Thus far, the pandemic emergency has spawned nearly 50 bills and proposed constitutional amendments. Last week Senator Cesar Blanco (D-El Paso) filed a package of bills focused primarily on three issues: state planning for pandemic emergencies, mandatory coverage of preexisting conditions by health plans, and unemployment benefits. The bills are as follows:
SB 435 by Blanco: Requires the Texas Division of Emergency Management to prepare and keep a current pandemic response plan.
SB 436 by Blanco: Adds Chapter 1511, Insurance Code, to prohibit a health benefit plan issuer from denying coverage or refusing to enroll an individual in a plan on the basis of a preexisting condition (including a diagnosis of COVID-19), limiting or excluding coverage of the individual’s treatment for the condition, or charging the individual more for coverage than the issuer charges an individual without the condition.
SB 437 by Blanco: Requires the Department of Health Services to establish and maintain at least a 90-day reserve of PPE for use by health care workers and essential personnel during a public health disaster or emergency. Establishes the PPE Reserve Advisory Committee for a two-year period.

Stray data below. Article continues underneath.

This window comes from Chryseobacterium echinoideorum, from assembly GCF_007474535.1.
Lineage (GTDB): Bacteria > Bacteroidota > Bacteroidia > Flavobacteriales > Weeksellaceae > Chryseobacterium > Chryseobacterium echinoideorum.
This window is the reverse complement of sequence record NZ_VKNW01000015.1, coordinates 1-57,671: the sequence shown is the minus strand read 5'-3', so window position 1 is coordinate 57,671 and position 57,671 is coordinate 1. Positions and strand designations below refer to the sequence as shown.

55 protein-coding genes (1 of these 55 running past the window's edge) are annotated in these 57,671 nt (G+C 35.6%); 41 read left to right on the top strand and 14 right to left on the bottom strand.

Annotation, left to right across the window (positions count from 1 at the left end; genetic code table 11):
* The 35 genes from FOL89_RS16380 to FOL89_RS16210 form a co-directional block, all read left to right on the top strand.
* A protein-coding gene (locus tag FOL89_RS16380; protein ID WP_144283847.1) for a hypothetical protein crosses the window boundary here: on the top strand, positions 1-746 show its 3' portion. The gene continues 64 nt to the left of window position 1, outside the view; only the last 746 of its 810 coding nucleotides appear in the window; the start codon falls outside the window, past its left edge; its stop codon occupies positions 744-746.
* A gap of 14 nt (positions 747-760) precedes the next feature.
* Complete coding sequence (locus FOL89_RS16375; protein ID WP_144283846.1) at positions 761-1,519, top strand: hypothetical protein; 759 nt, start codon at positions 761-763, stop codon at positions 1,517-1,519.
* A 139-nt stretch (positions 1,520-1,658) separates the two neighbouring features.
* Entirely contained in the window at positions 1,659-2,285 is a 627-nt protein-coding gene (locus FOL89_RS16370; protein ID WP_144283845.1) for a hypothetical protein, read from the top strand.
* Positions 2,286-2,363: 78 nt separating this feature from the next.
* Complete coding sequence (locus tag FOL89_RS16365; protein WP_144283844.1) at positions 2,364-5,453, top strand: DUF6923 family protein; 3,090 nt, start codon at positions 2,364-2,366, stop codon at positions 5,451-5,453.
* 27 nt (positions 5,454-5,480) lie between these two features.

SB 438 by Blanco: Expands the existing temporary sales tax exemption for emergency preparation items to include medical facemasks, disposable gloves, and disinfecting cleaming supplies.
SB 453 by Blanco: Requires the comptroller to conduct a study to assess local and state supply chain disruptions caused by the COVID-19 pandemic and to issue a report and recommendations to the Governor and Legislature by September 1, 2022.
SB 469 by Blanco: Requires the Texas Workforce Commission, during a statewide public health disaster, to suspend certain eligibility conditions (the conditions that an individual be actively seeking work or has been totally or partially unemployed during the waiting period) to authorize an individual who is otherwise eligible to receive unemployment benefits to receive those benefits. The suspension begins on the date the public health disaster is declared and ends after the declaration expires.